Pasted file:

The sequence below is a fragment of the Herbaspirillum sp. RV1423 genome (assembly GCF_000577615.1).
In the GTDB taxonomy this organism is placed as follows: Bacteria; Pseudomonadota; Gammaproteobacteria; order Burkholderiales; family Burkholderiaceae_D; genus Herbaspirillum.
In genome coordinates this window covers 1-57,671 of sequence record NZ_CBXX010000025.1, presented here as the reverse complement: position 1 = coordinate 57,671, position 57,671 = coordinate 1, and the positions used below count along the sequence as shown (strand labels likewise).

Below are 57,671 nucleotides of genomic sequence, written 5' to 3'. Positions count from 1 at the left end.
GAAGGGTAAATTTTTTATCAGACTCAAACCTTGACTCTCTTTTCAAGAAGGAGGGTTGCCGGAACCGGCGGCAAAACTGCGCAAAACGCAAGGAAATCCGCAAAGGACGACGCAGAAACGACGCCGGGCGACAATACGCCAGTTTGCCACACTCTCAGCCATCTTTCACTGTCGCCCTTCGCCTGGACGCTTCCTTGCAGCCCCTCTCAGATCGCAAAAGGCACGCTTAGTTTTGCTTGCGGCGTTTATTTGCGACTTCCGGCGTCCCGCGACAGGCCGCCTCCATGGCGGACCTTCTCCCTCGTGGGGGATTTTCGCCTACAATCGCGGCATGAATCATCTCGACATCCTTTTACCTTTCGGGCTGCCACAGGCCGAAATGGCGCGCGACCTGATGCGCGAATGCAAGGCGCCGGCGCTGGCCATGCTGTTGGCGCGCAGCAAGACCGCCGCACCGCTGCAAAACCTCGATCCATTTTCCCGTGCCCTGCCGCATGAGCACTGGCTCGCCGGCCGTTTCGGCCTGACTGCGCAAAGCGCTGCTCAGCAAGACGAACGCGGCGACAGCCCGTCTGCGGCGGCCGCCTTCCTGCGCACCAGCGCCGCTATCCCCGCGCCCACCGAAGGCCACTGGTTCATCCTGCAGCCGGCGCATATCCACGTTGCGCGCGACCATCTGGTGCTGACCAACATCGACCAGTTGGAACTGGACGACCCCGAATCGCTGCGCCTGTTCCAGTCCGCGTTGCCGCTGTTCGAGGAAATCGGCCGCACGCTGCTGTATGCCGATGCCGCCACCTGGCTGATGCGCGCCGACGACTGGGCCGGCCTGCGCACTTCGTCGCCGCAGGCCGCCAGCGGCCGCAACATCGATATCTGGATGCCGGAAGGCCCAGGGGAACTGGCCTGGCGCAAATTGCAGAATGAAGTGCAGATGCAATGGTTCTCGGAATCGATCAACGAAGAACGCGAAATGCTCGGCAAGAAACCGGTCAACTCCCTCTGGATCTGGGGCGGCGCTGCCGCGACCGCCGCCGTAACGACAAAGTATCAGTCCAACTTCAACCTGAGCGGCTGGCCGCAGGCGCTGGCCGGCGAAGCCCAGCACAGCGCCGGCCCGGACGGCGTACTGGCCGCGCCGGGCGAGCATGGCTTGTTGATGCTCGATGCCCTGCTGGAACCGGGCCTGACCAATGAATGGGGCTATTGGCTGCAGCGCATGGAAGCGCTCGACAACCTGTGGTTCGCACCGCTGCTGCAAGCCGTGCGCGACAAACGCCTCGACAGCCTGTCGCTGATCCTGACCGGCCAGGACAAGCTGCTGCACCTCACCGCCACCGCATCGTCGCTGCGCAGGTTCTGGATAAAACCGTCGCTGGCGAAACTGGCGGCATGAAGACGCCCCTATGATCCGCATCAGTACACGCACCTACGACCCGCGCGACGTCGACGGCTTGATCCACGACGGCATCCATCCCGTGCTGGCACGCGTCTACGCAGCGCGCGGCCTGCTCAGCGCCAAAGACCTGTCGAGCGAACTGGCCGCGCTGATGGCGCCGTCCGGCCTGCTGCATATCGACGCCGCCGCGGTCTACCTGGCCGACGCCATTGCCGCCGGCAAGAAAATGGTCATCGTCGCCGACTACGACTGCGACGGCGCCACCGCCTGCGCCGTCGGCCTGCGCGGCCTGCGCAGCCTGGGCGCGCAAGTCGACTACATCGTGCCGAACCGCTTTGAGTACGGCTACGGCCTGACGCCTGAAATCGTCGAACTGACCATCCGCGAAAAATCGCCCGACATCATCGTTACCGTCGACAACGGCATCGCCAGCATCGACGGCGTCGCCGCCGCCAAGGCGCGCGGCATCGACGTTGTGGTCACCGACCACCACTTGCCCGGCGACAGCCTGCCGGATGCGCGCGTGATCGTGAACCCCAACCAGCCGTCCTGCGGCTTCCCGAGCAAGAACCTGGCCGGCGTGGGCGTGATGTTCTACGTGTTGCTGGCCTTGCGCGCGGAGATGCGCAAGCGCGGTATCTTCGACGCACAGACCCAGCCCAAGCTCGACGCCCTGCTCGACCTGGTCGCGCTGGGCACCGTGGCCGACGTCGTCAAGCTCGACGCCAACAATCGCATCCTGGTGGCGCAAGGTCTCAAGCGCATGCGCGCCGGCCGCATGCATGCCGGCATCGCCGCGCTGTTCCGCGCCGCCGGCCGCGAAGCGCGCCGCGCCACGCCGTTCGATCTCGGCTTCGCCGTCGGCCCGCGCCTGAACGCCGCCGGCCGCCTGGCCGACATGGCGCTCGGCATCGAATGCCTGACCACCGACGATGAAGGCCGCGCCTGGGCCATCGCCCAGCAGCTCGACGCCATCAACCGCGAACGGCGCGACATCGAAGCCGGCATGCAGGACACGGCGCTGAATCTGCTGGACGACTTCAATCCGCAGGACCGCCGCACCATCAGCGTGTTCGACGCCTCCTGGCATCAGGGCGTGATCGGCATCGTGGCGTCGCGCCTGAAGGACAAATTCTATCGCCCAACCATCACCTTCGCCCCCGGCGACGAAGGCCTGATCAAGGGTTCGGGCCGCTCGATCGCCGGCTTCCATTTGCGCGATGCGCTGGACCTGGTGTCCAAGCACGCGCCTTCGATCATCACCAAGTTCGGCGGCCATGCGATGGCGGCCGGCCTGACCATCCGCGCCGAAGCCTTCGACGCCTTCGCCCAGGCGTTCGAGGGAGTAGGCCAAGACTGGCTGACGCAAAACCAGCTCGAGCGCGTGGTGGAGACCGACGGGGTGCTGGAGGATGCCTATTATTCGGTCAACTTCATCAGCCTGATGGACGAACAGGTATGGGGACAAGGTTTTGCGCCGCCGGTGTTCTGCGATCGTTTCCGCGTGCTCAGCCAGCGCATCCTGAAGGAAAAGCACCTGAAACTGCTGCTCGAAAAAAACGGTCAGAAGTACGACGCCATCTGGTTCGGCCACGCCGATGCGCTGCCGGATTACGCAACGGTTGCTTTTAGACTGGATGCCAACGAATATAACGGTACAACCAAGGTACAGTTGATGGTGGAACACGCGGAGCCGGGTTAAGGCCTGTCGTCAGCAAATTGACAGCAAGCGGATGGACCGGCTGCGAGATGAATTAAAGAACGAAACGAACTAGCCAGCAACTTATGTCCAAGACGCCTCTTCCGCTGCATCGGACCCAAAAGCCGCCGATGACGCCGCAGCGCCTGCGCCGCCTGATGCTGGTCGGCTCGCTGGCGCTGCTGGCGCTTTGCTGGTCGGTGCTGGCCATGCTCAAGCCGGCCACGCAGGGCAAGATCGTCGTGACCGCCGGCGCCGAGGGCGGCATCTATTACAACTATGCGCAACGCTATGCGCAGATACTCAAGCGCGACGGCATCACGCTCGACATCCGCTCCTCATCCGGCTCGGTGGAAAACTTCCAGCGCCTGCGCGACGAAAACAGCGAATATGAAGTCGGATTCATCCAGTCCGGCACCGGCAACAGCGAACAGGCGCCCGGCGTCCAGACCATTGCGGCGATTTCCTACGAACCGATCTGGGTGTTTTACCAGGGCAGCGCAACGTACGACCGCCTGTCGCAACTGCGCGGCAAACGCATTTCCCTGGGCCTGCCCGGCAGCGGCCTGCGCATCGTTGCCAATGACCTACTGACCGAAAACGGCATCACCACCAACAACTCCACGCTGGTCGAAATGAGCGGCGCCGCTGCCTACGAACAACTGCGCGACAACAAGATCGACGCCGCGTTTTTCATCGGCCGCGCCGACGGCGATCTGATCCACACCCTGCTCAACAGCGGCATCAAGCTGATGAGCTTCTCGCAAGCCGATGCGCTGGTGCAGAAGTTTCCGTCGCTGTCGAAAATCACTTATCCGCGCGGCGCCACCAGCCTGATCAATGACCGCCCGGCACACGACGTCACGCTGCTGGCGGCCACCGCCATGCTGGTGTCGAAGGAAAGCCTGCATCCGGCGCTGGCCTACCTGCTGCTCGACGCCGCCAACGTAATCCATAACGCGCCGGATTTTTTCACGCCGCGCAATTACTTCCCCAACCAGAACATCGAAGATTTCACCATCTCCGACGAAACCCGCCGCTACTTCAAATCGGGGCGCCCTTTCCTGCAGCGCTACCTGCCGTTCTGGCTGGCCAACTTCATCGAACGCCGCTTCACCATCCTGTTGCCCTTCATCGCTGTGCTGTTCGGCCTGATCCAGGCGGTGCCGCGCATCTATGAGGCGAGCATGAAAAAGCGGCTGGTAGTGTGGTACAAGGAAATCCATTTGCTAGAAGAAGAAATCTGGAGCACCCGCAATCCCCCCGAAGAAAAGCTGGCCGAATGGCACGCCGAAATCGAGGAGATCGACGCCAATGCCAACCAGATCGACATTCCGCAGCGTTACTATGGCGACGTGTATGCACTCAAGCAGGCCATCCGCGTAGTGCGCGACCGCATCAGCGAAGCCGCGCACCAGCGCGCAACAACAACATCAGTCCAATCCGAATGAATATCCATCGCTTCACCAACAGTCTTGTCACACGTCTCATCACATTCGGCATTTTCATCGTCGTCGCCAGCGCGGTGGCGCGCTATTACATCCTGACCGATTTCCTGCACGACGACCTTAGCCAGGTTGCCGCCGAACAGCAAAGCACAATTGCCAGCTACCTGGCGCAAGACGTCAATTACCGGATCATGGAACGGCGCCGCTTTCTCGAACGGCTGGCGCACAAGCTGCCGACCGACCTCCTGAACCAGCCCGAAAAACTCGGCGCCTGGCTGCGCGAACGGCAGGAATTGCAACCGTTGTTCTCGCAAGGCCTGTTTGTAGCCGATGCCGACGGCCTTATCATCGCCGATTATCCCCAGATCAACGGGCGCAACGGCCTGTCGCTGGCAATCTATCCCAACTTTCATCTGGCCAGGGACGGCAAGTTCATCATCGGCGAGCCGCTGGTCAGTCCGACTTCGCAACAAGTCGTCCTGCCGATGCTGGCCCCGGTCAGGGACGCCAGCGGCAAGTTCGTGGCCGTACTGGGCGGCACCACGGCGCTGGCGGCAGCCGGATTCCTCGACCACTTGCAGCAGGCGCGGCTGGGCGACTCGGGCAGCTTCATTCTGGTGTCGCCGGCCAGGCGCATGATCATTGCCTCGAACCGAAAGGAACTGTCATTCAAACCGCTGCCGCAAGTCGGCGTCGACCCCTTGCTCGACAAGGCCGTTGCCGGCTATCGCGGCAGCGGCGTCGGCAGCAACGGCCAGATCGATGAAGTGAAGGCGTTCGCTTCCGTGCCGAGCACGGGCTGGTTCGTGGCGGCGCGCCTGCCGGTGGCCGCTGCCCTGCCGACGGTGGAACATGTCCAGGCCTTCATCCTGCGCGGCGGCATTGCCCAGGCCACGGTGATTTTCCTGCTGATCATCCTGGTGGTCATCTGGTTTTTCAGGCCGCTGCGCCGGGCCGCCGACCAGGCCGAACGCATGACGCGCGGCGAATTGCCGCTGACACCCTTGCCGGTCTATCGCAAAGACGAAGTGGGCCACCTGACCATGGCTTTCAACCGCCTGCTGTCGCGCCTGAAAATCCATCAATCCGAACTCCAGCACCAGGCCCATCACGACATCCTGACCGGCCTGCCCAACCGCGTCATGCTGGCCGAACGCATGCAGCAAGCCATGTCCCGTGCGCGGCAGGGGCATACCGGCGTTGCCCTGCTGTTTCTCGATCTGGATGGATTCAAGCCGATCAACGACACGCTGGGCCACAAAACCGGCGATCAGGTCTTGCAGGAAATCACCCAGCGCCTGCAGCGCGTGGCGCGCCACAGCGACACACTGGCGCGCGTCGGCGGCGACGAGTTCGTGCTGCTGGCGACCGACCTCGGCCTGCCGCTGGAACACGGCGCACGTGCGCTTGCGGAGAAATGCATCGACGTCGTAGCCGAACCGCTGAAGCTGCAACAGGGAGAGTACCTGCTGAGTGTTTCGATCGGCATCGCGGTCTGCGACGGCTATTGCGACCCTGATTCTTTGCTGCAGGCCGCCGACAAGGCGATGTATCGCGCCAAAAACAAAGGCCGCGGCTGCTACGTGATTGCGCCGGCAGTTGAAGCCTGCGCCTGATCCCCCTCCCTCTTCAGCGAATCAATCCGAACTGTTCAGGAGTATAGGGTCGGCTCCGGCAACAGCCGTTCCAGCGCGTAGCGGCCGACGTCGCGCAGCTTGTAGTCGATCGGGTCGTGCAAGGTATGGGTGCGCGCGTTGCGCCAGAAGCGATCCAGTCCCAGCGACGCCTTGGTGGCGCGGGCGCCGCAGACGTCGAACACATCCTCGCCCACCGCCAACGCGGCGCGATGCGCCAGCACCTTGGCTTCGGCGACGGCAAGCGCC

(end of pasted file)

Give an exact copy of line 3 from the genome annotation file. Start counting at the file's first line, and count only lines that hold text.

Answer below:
In genome coordinates this window covers 1-57,671 of sequence record NZ_CBXX010000025.1, presented here as the reverse complement: position 1 = coordinate 57,671, position 57,671 = coordinate 1, and the positions used below count along the sequence as shown (strand labels likewise).